The brushes are reconditioned, the commutator polished and the shafts are polished, and the wires are replaced…

Finally, the motor is reassembled and tested to assure it is running as it should.

The foot controller is disassembled to clean and replace the wires… and you guessed it… prepped for painting!

Replacing the wires is a simple matter of soldering new contacts to the new wire and attaching them to the carbon pile controller inside the controller case. Once done, the controller is reassembled.

The motor, light, and foot controller restoration is now complete and ready to be assembled to the machine. This is still a ways off, but the upper arm shaft is reinstalled to allow the balance wheel to be re-installed.

The machine has had a good base coat of polycrylic in preparation of applying the new decals… but I want this restoration to have an added special touch. This requires some hand painting rather than applying a decal. Since I have the artistic ability of a clam, my daughter adds her artistic talents and imagination to the project… I think it is a nice touch and truly adds a certain personality to the machine. Can you guess what it is? Hint… it is upside down.

I can’t be certain but I suspect that’s what the “K” in 185K means, and this project is coming together nicely. Leaving the machine to cure in preparation of applying the decals, the cosmetic portion of the restoration (hmmm. at this point, can I really call it a restoration?) is in full swing.

The decals are applied and the decal edges softened to “blend” into the background. They are allowed 24 hours to completely dry before the next step.

Now, here’s the thing about artists… there is always an idea in their head waiting to be explored. What does one do? Hmmmm… let’s try some mother of pearl glitter!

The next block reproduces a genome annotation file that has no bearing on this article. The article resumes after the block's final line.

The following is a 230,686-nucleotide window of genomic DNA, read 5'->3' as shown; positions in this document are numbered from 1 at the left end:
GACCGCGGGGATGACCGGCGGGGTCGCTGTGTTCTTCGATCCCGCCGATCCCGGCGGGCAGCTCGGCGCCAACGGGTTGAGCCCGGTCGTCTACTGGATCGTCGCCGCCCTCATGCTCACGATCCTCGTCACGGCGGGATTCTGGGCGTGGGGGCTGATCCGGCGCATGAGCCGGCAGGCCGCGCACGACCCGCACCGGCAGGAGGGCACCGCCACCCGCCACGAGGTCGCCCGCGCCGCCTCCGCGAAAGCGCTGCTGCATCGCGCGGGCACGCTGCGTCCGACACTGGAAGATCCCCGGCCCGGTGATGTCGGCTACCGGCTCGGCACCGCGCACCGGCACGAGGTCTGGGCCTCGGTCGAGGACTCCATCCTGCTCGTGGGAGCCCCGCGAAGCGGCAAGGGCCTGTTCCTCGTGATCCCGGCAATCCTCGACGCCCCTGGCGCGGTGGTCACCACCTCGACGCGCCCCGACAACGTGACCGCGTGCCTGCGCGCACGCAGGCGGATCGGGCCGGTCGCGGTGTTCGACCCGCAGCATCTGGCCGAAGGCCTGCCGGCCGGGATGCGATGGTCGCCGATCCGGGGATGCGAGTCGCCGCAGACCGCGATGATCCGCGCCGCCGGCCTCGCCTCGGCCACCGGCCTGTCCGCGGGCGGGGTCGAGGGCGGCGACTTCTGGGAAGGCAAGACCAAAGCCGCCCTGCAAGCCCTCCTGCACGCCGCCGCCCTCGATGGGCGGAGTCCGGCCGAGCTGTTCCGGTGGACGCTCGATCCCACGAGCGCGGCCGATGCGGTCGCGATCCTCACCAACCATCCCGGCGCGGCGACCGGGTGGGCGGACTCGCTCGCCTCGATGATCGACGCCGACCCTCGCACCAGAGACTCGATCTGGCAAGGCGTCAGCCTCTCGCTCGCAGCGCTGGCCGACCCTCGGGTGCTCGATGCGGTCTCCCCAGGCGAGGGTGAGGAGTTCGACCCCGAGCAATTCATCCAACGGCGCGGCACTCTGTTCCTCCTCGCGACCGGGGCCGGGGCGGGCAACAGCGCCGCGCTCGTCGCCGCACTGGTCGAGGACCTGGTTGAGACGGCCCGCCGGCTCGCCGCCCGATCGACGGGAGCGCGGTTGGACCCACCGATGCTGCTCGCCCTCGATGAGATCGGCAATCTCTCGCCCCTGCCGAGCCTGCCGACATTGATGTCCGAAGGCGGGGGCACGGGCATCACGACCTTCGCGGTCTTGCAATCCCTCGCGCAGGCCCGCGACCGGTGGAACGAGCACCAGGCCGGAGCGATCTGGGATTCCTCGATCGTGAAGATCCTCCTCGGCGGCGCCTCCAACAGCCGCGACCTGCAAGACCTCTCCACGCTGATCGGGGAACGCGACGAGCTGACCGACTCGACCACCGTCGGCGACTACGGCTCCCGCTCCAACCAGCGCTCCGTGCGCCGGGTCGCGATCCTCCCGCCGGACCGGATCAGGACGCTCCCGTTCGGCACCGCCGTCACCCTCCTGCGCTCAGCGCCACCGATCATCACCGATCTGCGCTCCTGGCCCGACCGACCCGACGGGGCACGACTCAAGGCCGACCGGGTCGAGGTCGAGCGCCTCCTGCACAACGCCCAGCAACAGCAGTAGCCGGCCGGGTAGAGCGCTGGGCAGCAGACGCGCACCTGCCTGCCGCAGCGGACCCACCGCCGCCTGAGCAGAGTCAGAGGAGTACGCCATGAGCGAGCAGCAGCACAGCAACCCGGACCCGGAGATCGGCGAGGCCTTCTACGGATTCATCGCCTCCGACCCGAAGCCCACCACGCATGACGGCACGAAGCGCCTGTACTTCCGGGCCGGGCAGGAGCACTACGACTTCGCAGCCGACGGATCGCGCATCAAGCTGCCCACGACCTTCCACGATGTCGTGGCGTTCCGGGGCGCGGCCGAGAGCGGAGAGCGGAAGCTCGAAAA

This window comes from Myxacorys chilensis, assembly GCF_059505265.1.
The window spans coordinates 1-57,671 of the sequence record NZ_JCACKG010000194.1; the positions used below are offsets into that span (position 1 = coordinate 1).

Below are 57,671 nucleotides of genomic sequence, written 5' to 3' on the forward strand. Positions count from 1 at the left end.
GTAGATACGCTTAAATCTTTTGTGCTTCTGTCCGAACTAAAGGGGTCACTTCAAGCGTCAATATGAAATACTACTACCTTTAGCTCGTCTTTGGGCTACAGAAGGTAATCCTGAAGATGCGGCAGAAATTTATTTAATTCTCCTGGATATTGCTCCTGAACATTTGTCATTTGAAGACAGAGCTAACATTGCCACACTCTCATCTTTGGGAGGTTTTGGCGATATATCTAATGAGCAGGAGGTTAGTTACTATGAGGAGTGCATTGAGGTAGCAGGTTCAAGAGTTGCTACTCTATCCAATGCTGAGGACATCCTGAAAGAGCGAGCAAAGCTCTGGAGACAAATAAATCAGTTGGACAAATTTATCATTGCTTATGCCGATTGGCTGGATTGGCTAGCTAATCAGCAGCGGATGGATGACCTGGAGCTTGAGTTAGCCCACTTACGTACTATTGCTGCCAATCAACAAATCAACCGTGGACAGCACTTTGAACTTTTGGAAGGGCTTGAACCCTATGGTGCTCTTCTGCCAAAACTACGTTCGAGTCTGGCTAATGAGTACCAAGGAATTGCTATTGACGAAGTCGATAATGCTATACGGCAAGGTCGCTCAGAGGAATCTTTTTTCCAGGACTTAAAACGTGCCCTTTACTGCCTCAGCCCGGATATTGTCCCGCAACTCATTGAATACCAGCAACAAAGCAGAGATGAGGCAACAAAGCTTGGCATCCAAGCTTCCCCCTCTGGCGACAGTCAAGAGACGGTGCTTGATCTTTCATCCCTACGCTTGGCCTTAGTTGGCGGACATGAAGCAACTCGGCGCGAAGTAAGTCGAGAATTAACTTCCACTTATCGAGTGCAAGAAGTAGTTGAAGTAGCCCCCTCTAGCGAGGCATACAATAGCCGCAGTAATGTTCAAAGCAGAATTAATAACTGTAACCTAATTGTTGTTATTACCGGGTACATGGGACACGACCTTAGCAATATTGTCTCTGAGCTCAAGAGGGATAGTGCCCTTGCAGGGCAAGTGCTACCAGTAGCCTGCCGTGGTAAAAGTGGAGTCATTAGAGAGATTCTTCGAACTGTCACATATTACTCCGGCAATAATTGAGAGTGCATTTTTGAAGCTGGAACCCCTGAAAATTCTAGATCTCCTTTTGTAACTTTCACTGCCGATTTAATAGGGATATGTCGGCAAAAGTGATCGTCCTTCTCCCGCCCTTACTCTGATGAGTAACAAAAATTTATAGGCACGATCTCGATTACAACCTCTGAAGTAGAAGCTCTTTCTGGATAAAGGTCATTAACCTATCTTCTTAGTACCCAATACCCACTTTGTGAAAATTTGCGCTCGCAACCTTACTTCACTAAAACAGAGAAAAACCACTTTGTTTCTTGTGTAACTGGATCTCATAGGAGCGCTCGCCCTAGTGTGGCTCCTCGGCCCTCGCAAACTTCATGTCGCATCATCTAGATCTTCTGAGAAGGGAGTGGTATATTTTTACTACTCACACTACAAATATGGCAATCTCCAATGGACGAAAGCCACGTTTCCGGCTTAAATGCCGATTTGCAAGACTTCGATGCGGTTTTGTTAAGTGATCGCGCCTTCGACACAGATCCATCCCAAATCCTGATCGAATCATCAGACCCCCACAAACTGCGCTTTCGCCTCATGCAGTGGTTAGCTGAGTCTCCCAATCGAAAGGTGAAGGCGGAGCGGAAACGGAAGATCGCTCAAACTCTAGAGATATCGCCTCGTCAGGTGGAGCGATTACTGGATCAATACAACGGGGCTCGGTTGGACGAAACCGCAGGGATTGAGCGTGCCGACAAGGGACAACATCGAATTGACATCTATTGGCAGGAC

To me, glitter has always been pretty scary stuff, It always seems to end up everywhere, but here it seems to be somewhat contained.

The glitter creates quite a buildup of polycrylic that must be sanded to a smooth surface. I quickly discovered that this required applying more polycrylic to fill in the glitter dimples and then more polycrylic to allow sanding high spots without removing the glitter. No problem, as it is only VERY time consuming… but there is plenty of time in my days lately anyway.

The process to get a smooth surface turned out like this… apply a coat of ploycrylic, sand with 220 grit sand paper to flatten the peaks, apply another coat of ploycrylic, sand with 220 grit sand paper to get a medium smooth finish… apply another coat of polycrylic, sand with 220 grit paper to get a nice smooth finish. Now it is ready to polish.

Here is the machine before starting the final finish polishing…

Next, the finish is wet sanded with different grades of sandpaper (1000, 1500, 2000, and 2500 grit). The final finish will be achieved by glaze polishing. The surface before the fine polish sanding is pretty smooth and glossy, but starting off with 1000 grit sandpaper will finish the smoothing, and follow-up polishing with 1500 thru 2500 grit will lead to a mirror finish… I want the Kitty to shine through! After sanding, the machine gets two rounds of glaze polishing, the first with a high quality glaze polish to get a great smooth finish and shine, and the second with a finer glaze polish to get a great smooth finish and beautiful shine.

Now that the cosmetic finish is achieved and the finish has cured, the sewing assemblies are ready to be reinstalled. Everything set aside earlier is now reassembled. I decided to change the bobbin plate and needle plate to a chrome plated finish. The original is brushed stainless steel, but I like the “shine” of the chrome. The original spool pin is plastic, this was changed to a chrome spool pin for the same reason. The machine is adjusted, the timing is set, and the final steps are ready to be taken… aside from sewing well, the machine needs a complimentary base… I think white is a great choice! And guess what… there will be glitter!

Take a look and see how it all came together…

Ahhhhh… I feel better now… Kitty is finished and it was a fun restoration. My motivation is restored as well! Consumer Alert: Don’t let looks fool you. She might look cute, but looks are deceiving. She is still a Singer 185K and a very powerful and capable machine.